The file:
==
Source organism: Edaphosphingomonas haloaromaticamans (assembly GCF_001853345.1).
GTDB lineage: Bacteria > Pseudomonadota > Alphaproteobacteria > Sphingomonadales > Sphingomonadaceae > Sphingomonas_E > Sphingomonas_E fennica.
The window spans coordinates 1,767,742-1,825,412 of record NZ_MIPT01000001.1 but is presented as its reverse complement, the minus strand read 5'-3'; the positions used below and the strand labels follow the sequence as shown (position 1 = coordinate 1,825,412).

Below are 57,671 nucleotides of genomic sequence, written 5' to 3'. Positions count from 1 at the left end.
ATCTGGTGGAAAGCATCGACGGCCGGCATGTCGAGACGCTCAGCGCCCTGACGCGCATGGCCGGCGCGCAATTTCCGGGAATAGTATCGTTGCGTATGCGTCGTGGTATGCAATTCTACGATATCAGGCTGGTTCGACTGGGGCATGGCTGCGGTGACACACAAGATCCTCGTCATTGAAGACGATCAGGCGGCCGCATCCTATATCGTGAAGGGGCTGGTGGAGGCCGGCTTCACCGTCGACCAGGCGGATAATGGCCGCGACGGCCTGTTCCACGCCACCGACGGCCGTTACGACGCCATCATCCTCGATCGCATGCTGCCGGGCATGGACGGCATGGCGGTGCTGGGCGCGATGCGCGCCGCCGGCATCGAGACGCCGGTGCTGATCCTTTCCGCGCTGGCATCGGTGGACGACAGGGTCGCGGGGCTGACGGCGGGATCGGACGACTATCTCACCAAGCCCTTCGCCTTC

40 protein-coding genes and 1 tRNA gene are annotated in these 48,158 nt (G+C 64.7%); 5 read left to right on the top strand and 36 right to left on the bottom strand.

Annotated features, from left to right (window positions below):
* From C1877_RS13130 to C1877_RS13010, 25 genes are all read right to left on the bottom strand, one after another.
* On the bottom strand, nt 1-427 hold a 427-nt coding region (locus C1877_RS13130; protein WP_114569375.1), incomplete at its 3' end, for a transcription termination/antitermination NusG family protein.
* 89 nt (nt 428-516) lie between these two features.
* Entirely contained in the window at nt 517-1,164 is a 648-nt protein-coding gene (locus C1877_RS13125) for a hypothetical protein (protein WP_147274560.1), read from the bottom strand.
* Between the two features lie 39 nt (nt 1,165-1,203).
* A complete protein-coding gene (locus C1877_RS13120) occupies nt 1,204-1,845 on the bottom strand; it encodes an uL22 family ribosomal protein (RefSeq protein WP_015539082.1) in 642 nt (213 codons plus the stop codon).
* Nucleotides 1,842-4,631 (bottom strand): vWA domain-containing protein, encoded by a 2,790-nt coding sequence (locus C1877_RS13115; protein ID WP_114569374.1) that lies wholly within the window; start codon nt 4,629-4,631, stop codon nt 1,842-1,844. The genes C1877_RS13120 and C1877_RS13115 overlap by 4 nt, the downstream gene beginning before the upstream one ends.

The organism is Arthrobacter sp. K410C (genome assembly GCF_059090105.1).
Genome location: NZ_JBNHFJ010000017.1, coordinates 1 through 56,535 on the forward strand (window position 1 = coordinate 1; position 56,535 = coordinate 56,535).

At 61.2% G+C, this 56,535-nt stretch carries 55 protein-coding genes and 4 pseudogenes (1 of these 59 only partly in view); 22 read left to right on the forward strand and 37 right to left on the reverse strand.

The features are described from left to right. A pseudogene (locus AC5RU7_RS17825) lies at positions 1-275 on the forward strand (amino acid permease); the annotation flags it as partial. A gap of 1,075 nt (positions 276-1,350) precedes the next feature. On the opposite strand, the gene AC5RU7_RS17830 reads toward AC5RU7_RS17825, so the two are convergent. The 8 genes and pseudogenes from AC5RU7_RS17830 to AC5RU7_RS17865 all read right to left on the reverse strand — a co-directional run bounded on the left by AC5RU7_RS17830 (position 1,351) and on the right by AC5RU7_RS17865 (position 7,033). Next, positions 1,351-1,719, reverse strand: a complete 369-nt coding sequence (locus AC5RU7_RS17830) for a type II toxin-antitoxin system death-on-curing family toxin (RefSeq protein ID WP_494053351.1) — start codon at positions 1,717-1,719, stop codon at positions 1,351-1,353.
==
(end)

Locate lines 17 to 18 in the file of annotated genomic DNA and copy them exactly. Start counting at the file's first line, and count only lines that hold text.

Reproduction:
At 61.2% G+C, this 56,535-nt stretch carries 55 protein-coding genes and 4 pseudogenes (1 of these 59 only partly in view); 22 read left to right on the forward strand and 37 right to left on the reverse strand.

The features are described from left to right. A pseudogene (locus AC5RU7_RS17825) lies at positions 1-275 on the forward strand (amino acid permease); the annotation flags it as partial. A gap of 1,075 nt (positions 276-1,350) precedes the next feature. On the opposite strand, the gene AC5RU7_RS17830 reads toward AC5RU7_RS17825, so the two are convergent. The 8 genes and pseudogenes from AC5RU7_RS17830 to AC5RU7_RS17865 all read right to left on the reverse strand — a co-directional run bounded on the left by AC5RU7_RS17830 (position 1,351) and on the right by AC5RU7_RS17865 (position 7,033). Next, positions 1,351-1,719, reverse strand: a complete 369-nt coding sequence (locus AC5RU7_RS17830) for a type II toxin-antitoxin system death-on-curing family toxin (RefSeq protein ID WP_494053351.1) — start codon at positions 1,717-1,719, stop codon at positions 1,351-1,353.